Sure, FT8 requires very little, if any skill. You can basically mash your face on the keyboard, roll it around, and make QSO's, but the fact that I can sit in the NW with my small crappy vertical and 20w and work a never ending string of Europieans while the band is open is fun as hell. If I have PSK Reporter up it's even better! Watching all of EU light up on the map from a few simple CQ's makes me think Whoa! can this be real? Is this some kind of cheesy ham radio mode connected through the internet? Nope, it's REAL radio using the ionisphere, and it's a drug. I feel like i'm operating a DX contest from the East Coast. And i'm sure it's a similar feeling for the East Coast boys to work into Japan and SE Asia.


 Let's see... I can operate a major contest watching unworkable spots roll by, constinately getting trounced and totally rekted in pile-ups, where my chances of actually calling CQ and getting responses is zero  OR  I can sit here and run DX stations with my piss weak station about as fast as I can given my 15sec slot and fill my log with DX contacts. hmmm...thinking...

Honestly I haven't had this type of excitement where the possibilities are endless as to what country will call me next since playing with Dr DX on my Commodore 64 back in the day.

Is this a fad that's popular because it's new? Maybe. The big station guys will all try it and mess around with it for awhile, but for the small stations guys it's the "Real Deal".

The contest organizers need to take note here as it's always been a running topic on how to get the "new blood" into contesting. Moving forward, FT8 won't make it any easier.





  


+1

Also, nice mention of Dr DX. Back in the day CQ Magazine used to print the top scores for 24hr and 48hr sessions in a full page ad. As a new ham I did many 24h BIC sessions trying to get my call listed. I couldn't come close to the top scores until I discovered the hack where you only had to send the number in the call instead of the full call signs.
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NI0C
Member

Posts: 2935




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« Reply #9 on: November 07, 2017, 10:46:39 AM »

And CW contests are filled with F-key pushing computer operators. No skills required. Why contests then??
Unfortunately this is a myth propagated by people unfamiliar with the skills and effort required for contesting.   
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OZ8AGB
Member

Posts: 328




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« Reply #10 on: November 07, 2017, 12:54:59 PM »

No I just learned it from a couple of top notch contesters here in my country. Big disapointment.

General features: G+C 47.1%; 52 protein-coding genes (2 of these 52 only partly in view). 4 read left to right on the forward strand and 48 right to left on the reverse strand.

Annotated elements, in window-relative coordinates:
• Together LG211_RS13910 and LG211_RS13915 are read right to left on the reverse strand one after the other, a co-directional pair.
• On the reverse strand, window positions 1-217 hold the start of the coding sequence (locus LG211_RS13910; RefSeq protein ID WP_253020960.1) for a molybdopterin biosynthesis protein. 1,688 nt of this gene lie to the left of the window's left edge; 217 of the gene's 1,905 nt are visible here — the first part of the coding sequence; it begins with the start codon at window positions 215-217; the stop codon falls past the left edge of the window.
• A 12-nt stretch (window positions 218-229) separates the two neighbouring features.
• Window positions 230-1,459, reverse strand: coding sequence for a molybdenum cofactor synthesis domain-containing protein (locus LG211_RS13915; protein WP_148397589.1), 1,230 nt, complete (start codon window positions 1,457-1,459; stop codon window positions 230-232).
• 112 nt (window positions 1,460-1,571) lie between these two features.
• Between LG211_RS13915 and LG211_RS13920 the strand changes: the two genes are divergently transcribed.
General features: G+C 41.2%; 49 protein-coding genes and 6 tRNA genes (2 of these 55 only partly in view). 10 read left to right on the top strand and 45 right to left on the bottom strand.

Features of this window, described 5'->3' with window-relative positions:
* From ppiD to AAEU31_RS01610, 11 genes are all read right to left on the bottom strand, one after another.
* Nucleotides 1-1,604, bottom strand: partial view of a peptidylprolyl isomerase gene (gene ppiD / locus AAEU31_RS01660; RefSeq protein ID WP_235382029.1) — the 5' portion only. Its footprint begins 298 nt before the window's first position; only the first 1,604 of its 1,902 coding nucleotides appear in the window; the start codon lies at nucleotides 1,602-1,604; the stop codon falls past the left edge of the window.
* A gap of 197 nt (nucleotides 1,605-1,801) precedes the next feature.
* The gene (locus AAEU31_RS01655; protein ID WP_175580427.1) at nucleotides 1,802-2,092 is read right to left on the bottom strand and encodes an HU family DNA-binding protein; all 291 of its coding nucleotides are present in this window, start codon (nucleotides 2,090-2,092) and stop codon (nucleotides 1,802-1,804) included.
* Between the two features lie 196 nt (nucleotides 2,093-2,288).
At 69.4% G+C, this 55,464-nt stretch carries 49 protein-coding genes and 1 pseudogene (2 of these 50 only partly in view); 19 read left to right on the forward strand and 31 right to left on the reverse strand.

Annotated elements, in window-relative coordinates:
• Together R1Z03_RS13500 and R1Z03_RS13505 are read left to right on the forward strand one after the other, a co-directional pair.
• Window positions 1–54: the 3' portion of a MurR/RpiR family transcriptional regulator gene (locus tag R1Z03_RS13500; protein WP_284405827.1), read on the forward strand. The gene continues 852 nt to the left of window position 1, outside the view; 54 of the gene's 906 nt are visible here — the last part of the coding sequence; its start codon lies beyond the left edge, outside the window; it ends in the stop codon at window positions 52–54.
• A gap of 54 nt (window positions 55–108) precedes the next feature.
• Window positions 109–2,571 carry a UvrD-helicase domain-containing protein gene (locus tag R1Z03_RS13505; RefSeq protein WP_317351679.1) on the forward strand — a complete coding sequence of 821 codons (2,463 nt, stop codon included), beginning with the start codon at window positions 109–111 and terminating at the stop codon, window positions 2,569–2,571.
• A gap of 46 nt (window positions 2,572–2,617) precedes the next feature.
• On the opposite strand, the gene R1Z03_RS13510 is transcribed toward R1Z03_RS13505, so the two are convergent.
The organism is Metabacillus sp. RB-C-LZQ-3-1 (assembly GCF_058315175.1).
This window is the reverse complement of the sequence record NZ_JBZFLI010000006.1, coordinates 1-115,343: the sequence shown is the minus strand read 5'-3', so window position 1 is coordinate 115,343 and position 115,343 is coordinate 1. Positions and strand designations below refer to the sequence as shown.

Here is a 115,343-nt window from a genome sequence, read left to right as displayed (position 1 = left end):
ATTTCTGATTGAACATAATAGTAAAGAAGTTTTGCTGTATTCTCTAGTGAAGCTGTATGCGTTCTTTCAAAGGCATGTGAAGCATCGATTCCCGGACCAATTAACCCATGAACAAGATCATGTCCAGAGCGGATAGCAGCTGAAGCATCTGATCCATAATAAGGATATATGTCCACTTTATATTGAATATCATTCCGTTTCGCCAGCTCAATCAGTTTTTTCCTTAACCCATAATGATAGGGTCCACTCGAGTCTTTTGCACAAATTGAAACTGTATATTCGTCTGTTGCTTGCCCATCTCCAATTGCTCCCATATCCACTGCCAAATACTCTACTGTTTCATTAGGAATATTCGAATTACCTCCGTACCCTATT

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N2SR
Member

Posts: 633




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« Reply #11 on: November 08, 2017, 03:17:36 AM »

No I just learned it from a couple of top notch contesters here in my country. Big disapointment.

Okay.  CQWW CW is coming up in a few weeks. 

Why don't you get on for the entire 48 hours and push your F-keys.  If, according to you, there are no skills required, then it should not be a problem for you to win.   I'll be expecting to see your callsign at the #1 spot.   

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If no one is doing it that way, there is a probably a very good reason.
OZ8AGB
Member

Posts: 328




Ignore
« Reply #12 on: November 08, 2017, 06:23:56 AM »

I am considering writing an application that can do the decoding and send the 5NN 18 TU automatically.
 Wink

Don't get me wrong, I didn't say ALL CW contesters are F-key pushers but it is apparently wide spread. Just listen to the 5NN being sent at double rate.
"Digital CW" should be in its own category.
« Last Edit: November 08, 2017, 06:44:43 AM by OZ8AGB » Logged
N3HEE
Member

Posts: 431


WWW

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« Reply #13 on: November 08, 2017, 07:12:16 AM »

It's like saying writing a program to decode and send 5NN 18 TU requires no skill.  Just a few lines of simple code and your good to go !  Grin 
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Joe
N3HEE
CW Academy Advisor (Level II)
OZ8AGB
Member

Posts: 328




Ignore
« Reply #14 on: November 08, 2017, 07:37:12 AM »

Yes, I know I am way out of line thinking that CW contests actually are about sending and receiving skills without the help of a computer. Silly me.  Grin